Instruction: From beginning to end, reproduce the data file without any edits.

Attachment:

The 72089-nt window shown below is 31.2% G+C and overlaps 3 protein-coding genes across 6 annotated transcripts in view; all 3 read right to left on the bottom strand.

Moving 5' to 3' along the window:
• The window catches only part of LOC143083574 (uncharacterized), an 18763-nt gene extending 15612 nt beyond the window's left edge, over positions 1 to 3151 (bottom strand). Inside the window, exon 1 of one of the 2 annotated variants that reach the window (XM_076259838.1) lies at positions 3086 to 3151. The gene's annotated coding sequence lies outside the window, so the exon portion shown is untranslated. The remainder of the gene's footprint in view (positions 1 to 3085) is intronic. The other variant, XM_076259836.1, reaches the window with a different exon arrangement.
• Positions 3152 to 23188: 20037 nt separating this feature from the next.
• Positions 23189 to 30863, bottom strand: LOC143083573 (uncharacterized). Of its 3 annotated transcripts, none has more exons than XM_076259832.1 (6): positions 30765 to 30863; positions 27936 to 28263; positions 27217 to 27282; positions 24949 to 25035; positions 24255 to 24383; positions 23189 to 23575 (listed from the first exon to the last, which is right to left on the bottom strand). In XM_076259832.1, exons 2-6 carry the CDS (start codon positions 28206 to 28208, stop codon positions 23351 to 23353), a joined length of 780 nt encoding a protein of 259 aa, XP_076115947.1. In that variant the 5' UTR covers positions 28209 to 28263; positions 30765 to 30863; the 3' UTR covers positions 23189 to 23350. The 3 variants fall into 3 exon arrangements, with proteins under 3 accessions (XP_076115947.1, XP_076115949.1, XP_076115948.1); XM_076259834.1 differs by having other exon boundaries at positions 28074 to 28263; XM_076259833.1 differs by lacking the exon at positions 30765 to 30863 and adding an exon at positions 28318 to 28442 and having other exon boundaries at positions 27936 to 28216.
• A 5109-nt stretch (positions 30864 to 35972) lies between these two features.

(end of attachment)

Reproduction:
The 72089-nt window shown below is 31.2% G+C and overlaps 3 protein-coding genes across 6 annotated transcripts in view; all 3 read right to left on the bottom strand.

Moving 5' to 3' along the window:
• The window catches only part of LOC143083574 (uncharacterized), an 18763-nt gene extending 15612 nt beyond the window's left edge, over positions 1 to 3151 (bottom strand). Inside the window, exon 1 of one of the 2 annotated variants that reach the window (XM_076259838.1) lies at positions 3086 to 3151. The gene's annotated coding sequence lies outside the window, so the exon portion shown is untranslated. The remainder of the gene's footprint in view (positions 1 to 3085) is intronic. The other variant, XM_076259836.1, reaches the window with a different exon arrangement.
• Positions 3152 to 23188: 20037 nt separating this feature from the next.
• Positions 23189 to 30863, bottom strand: LOC143083573 (uncharacterized). Of its 3 annotated transcripts, none has more exons than XM_076259832.1 (6): positions 30765 to 30863; positions 27936 to 28263; positions 27217 to 27282; positions 24949 to 25035; positions 24255 to 24383; positions 23189 to 23575 (listed from the first exon to the last, which is right to left on the bottom strand). In XM_076259832.1, exons 2-6 carry the CDS (start codon positions 28206 to 28208, stop codon positions 23351 to 23353), a joined length of 780 nt encoding a protein of 259 aa, XP_076115947.1. In that variant the 5' UTR covers positions 28209 to 28263; positions 30765 to 30863; the 3' UTR covers positions 23189 to 23350. The 3 variants fall into 3 exon arrangements, with proteins under 3 accessions (XP_076115947.1, XP_076115949.1, XP_076115948.1); XM_076259834.1 differs by having other exon boundaries at positions 28074 to 28263; XM_076259833.1 differs by lacking the exon at positions 30765 to 30863 and adding an exon at positions 28318 to 28442 and having other exon boundaries at positions 27936 to 28216.
• A 5109-nt stretch (positions 30864 to 35972) lies between these two features.